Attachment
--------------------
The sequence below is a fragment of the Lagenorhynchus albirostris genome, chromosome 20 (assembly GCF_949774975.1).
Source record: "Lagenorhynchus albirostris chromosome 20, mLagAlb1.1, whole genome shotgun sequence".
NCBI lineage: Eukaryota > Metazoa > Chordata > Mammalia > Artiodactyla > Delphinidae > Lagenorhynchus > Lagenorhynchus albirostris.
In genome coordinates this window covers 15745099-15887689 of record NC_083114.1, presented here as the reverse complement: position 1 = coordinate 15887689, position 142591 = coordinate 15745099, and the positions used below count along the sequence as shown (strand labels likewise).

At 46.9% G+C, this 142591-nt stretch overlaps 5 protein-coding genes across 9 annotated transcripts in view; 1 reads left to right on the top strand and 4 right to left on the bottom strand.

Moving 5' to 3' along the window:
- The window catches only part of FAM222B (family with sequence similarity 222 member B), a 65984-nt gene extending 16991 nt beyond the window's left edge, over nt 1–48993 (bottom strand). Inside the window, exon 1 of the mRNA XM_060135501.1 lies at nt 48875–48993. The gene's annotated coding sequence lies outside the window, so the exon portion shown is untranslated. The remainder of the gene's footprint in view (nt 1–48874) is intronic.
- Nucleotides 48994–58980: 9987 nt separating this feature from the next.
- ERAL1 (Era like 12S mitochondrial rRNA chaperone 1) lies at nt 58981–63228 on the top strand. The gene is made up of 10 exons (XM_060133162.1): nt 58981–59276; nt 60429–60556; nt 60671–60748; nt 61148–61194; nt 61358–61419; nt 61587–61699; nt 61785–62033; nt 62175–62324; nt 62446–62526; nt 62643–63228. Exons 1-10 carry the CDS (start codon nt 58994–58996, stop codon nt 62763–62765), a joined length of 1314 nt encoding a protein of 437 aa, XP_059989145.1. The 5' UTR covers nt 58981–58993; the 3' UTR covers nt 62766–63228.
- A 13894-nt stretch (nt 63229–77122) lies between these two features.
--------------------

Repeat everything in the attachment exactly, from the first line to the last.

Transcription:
The sequence below is a fragment of the Lagenorhynchus albirostris genome, chromosome 20 (assembly GCF_949774975.1).
Source record: "Lagenorhynchus albirostris chromosome 20, mLagAlb1.1, whole genome shotgun sequence".
NCBI lineage: Eukaryota > Metazoa > Chordata > Mammalia > Artiodactyla > Delphinidae > Lagenorhynchus > Lagenorhynchus albirostris.
In genome coordinates this window covers 15745099-15887689 of record NC_083114.1, presented here as the reverse complement: position 1 = coordinate 15887689, position 142591 = coordinate 15745099, and the positions used below count along the sequence as shown (strand labels likewise).

At 46.9% G+C, this 142591-nt stretch overlaps 5 protein-coding genes across 9 annotated transcripts in view; 1 reads left to right on the top strand and 4 right to left on the bottom strand.

Moving 5' to 3' along the window:
- The window catches only part of FAM222B (family with sequence similarity 222 member B), a 65984-nt gene extending 16991 nt beyond the window's left edge, over nt 1–48993 (bottom strand). Inside the window, exon 1 of the mRNA XM_060135501.1 lies at nt 48875–48993. The gene's annotated coding sequence lies outside the window, so the exon portion shown is untranslated. The remainder of the gene's footprint in view (nt 1–48874) is intronic.
- Nucleotides 48994–58980: 9987 nt separating this feature from the next.
- ERAL1 (Era like 12S mitochondrial rRNA chaperone 1) lies at nt 58981–63228 on the top strand. The gene is made up of 10 exons (XM_060133162.1): nt 58981–59276; nt 60429–60556; nt 60671–60748; nt 61148–61194; nt 61358–61419; nt 61587–61699; nt 61785–62033; nt 62175–62324; nt 62446–62526; nt 62643–63228. Exons 1-10 carry the CDS (start codon nt 58994–58996, stop codon nt 62763–62765), a joined length of 1314 nt encoding a protein of 437 aa, XP_059989145.1. The 5' UTR covers nt 58981–58993; the 3' UTR covers nt 62766–63228.
- A 13894-nt stretch (nt 63229–77122) lies between these two features.